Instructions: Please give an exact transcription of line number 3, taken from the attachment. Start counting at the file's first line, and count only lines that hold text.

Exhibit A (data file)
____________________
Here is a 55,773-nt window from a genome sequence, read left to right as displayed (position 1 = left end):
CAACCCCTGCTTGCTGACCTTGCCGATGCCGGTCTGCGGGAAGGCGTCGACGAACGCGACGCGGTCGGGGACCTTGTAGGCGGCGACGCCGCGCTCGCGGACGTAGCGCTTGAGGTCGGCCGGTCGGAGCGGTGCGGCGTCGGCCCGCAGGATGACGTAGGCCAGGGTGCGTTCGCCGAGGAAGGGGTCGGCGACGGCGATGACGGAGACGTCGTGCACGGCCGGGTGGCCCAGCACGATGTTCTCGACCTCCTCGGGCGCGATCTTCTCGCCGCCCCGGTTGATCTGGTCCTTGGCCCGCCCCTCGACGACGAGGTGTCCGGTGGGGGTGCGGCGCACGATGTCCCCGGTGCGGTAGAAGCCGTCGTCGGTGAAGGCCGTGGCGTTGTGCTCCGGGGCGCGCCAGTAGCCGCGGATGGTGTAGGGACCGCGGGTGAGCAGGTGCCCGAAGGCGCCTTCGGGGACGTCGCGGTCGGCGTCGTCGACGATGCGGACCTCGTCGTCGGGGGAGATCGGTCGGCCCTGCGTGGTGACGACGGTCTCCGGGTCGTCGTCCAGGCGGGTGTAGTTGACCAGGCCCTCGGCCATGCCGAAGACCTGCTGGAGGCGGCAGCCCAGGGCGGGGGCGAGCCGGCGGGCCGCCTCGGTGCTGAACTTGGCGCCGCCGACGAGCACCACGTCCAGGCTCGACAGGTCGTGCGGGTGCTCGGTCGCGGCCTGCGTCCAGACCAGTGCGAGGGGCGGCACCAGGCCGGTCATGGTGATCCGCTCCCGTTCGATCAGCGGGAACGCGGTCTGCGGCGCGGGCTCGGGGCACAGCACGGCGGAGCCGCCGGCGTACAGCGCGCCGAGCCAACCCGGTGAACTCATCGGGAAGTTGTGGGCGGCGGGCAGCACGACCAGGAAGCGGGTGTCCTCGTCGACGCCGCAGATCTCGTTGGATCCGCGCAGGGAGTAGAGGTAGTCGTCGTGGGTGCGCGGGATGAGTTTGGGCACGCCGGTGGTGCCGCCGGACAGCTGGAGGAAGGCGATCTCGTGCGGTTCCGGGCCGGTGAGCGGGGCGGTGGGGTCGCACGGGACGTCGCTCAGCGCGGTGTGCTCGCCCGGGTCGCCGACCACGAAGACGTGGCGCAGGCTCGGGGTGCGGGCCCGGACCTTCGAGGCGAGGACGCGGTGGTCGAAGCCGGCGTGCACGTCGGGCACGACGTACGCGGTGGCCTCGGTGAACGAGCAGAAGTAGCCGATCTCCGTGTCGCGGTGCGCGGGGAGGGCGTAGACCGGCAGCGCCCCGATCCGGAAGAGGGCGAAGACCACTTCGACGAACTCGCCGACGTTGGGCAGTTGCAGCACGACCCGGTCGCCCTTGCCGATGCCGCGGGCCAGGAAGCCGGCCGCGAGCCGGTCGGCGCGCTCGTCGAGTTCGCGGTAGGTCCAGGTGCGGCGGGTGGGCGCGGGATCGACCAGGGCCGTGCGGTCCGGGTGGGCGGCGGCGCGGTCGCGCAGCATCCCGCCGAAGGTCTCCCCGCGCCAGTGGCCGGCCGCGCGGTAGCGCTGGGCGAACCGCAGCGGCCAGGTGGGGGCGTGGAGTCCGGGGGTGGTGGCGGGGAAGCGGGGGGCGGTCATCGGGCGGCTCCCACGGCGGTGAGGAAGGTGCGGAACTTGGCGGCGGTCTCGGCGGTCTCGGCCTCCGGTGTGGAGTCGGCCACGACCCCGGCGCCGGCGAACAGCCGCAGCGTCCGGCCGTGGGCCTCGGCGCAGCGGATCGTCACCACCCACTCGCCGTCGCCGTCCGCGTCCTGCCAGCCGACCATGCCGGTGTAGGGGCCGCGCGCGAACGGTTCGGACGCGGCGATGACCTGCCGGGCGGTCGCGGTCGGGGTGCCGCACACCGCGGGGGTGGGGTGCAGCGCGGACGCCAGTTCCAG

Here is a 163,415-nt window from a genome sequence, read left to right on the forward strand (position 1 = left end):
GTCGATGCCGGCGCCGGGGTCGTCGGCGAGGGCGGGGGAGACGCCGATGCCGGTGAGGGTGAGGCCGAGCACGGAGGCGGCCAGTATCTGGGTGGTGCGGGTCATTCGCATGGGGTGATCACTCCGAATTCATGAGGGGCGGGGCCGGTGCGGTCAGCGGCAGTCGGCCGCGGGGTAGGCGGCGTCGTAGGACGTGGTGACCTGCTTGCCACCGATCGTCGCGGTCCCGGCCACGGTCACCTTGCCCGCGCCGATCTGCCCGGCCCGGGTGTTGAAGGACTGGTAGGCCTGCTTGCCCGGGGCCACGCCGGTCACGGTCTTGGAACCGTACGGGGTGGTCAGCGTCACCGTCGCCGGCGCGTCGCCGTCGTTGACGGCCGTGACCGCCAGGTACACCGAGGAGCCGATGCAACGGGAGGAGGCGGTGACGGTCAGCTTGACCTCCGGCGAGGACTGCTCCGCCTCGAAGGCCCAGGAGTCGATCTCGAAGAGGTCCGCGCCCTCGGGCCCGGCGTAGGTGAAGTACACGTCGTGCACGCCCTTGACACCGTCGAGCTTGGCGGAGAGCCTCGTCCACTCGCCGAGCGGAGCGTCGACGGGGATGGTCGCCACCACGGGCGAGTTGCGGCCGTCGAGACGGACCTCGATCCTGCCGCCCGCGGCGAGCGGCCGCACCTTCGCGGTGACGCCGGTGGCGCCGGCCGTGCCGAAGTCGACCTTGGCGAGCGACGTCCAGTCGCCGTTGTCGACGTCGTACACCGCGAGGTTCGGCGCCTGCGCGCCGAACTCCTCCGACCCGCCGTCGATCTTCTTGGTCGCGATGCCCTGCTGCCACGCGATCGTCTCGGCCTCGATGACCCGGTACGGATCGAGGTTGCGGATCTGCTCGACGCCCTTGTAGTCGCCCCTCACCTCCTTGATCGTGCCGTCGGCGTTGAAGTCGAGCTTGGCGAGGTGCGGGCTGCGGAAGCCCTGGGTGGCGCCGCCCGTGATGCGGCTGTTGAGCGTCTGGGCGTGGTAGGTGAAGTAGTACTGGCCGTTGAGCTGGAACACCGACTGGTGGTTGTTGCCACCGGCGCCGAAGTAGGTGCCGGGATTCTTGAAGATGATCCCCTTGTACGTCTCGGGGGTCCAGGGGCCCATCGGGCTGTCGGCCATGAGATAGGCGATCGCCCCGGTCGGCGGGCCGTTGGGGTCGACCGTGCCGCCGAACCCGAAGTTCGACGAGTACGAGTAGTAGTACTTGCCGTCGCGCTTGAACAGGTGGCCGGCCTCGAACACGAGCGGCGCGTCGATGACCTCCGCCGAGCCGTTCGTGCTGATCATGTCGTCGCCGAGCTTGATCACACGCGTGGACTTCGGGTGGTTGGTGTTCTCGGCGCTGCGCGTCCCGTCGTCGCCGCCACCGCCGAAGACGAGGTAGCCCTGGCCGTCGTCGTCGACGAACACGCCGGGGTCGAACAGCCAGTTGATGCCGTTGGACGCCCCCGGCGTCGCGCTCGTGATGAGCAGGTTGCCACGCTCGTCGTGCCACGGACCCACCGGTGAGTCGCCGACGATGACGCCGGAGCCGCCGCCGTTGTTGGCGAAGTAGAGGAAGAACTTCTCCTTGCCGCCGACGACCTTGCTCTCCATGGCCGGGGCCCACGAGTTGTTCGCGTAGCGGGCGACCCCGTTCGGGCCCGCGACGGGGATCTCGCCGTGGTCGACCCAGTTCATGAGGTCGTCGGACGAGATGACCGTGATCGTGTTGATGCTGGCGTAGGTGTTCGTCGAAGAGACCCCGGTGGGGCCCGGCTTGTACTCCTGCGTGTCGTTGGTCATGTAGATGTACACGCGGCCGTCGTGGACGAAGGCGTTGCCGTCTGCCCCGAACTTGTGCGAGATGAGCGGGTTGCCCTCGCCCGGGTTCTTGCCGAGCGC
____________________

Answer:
Here is a 163,415-nt window from a genome sequence, read left to right on the forward strand (position 1 = left end):